KLTH

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KLTH
KLTH 106.7TheEagle logo.png
City Lake Oswego, Oregon
Broadcast area Portland metropolitan area, Northwestern Oregon and Southwestern Washington
Branding 106.7 The Eagle
Slogan Portland's Classic Hits
Frequency 106.7 MHz (also on HD Radio)
106.7-2 for 1960s Oldies "iHeart 60s"
First air date September 15, 1972 (as KQIV)
August 1, 1977 (as KMJK)
Format Classic hits
ERP 96,000 watts
(100,000 watts with beam tilt)
HAAT 502 meters (1647 ft)
Class C
Facility ID 4115
Transmitter coordinates 45°30′58″N 122°43′59″W / 45.51611°N 122.73306°W / 45.51611; -122.73306Coordinates: 45°30′58″N 122°43′59″W / 45.51611°N 122.73306°W / 45.51611; -122.73306
Callsign meaning K-LiTe H (former branding)
Former callsigns KQIV (1972-1976)
KMJK (1977-1991)
KMXI (1991-1993)
KKBK (1993-1994)
KKJZ (1994-2002)
Owner iHeartMedia, Inc.
(Citicasters Licenses, Inc.)
Sister stations KEX, KFBW, KKCW, KKRZ, KPOJ, KXJM
Webcast Listen Live
Website 1067theeagle.iheart.com

KLTH (106.7 MHz "The Eagle") is a commercial FM radio station, licensed to Lake Oswego, Oregon, and serving the Portland metropolitan area. It is owned by iHeartMedia, Inc., and airs a classic hits radio format. Specialty programs on KLTH include Casey Kasem's "American Top 40: The 70s" on Saturday and Sunday mornings. Saturdays also feature "Beatles Brunch" and "Yacht Rock" is heard on Sundays.

KLTH's studios and offices are located on SW 68th Parkway in Tigard, Oregon.[1] The transmitter is located on SW Barnes Road in the Tualatin Mountains.[2] KLTH has an effective radiated power (ERP) of 96,000 watts (100,000 watts with beam tilt). It covers much of Northwestern Oregon and Southwestern Washington.

History[edit]

KQIV[edit]

The station signed on for the first time at 10:15 P.M. PDT on September 15, 1972 as KQIV.[3] It was a short-lived but popular progressive rock station. KQIV was owned and operated by Willamette Broadcasting Company, Inc., with Walter J. M. Kraus serving as president. The station also called itself "KQ4" and "FM 107."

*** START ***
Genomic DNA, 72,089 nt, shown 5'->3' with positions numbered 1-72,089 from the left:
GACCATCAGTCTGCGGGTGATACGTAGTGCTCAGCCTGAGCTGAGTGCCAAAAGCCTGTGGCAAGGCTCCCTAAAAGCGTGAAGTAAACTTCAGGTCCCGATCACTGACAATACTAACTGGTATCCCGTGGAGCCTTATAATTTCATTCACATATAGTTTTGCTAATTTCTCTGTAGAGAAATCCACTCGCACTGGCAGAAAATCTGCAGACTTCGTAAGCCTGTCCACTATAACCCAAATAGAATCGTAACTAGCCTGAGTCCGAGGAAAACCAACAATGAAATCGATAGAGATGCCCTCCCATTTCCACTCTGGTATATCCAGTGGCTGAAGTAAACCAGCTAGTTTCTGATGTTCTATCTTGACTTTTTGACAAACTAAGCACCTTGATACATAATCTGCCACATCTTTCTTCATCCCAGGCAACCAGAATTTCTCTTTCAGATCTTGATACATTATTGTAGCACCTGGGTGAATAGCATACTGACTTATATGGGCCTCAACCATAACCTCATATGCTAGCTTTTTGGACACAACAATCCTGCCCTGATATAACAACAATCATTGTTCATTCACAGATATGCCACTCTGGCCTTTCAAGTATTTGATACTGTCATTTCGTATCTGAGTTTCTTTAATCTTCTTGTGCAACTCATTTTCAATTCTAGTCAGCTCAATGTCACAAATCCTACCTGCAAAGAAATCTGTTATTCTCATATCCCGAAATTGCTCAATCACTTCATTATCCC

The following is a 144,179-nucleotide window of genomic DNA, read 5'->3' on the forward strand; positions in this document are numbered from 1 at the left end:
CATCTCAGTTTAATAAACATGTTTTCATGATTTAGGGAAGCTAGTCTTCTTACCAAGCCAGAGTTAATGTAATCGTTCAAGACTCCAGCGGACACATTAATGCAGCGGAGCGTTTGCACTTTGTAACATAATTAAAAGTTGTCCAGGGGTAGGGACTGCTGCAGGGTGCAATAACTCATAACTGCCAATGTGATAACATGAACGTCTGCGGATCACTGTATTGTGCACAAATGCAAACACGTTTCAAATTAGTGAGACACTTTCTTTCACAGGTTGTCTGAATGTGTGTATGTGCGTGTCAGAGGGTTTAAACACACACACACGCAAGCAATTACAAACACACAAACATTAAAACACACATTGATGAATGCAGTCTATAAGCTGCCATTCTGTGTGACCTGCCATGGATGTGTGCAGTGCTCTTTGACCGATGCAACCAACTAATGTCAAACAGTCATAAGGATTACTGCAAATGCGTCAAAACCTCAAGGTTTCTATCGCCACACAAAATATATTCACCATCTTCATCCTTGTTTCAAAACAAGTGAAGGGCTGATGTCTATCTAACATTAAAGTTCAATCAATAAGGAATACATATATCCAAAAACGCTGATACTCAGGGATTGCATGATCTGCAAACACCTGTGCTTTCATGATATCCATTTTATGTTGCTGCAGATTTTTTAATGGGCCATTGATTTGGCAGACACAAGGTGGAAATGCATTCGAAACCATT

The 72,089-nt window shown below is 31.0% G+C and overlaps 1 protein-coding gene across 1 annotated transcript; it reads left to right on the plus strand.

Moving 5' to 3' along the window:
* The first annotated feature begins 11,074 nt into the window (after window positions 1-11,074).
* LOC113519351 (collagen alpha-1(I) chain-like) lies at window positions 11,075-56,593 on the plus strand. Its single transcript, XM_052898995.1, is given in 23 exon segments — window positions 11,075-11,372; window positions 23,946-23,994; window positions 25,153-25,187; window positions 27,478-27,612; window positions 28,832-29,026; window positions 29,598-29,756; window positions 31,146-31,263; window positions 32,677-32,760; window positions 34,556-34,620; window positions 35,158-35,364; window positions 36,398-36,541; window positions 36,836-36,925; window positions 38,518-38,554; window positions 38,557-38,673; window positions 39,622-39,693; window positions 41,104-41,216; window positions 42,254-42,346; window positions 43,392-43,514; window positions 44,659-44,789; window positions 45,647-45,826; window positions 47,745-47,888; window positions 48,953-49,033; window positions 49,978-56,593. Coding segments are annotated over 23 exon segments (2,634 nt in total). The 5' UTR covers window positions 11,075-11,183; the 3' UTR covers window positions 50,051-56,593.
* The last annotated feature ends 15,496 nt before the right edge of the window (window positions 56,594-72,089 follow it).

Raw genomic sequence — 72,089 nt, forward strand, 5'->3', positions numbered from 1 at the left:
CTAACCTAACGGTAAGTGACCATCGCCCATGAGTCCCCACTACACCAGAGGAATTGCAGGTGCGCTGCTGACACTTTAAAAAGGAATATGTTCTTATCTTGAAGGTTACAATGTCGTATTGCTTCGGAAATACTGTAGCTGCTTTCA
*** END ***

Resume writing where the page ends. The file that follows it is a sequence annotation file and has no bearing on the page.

The original KQIV offices and studios were located at the Lake Oswego Elks Lodge (#2263). Members of this historically conservative organization frequently crossed paths with the station's hippie disc jockeys and creative staff.[4]

The KQIV transmitter was located between Oregon City and Carver. An American Electronic Laboratories (AEL) FM-25KD transmitter fed 24,000 watts into a Jampro JSCP eight element antenna yielding an effective radiated power (ERP) of 100,000 watts.[4] The antenna was mounted on a 200-foot tower based at an elevation of 800 feet in height above average terrain (HAAT).

Both the "Q" and "IV" in the station's call sign alluded to four-channel quadraphonic sound. KQIV was reported in the local press to be the second quadraphonic radio station in the world.[5] and the first to be designed and built to be quadraphonic,[4] But those reports were based on erroneous information. KQIV established its quadraphonic identity and "Rockin' in Quad" branding in anticipation of being selected as the exclusive FM station in the Portland radio market to field test the Dorren Quadraplex System, invented by audio engineer Louis Dorren. About a month before KQIV went on the air, the FCC suspended further testing of Quadraplex due to a concern that the system used a subcarrier component not permitted under its regulations.[6]

KQIV continued to identify itself as a quadraphonic station in the hope that Quadraplex testing eventually would be permitted. Meanwhile, the station broadcast music from phonograph records encoded in various quadraphonic matrix formats.

In 1974, operation of KQIV was turned over to Brotherhood Broadcasting Company, with Roy Jay as president. Brotherhood changed the station's music format to urban contemporary, branded as Soul 107. In 1975, the KQIV offices and studios were moved to Milwaukie. But the station's ratings failed to improve. Ongoing financial difficulties led to the court-ordered liquidation of KQIV, which went off the air on June 18, 1976.[7]

KMJK[edit]

KQIV remained silent for nearly 14 months. On August 1, 1977, Communico Northwest Corp. began operating the station, using the same license as KQIV. The call sign switched to KMJK, using the moniker "Magic 107" and playing soft rock. The offices and studios moved to "Magic Manor" in Lake Oswego and the transmitter was relocated to Portland. [8]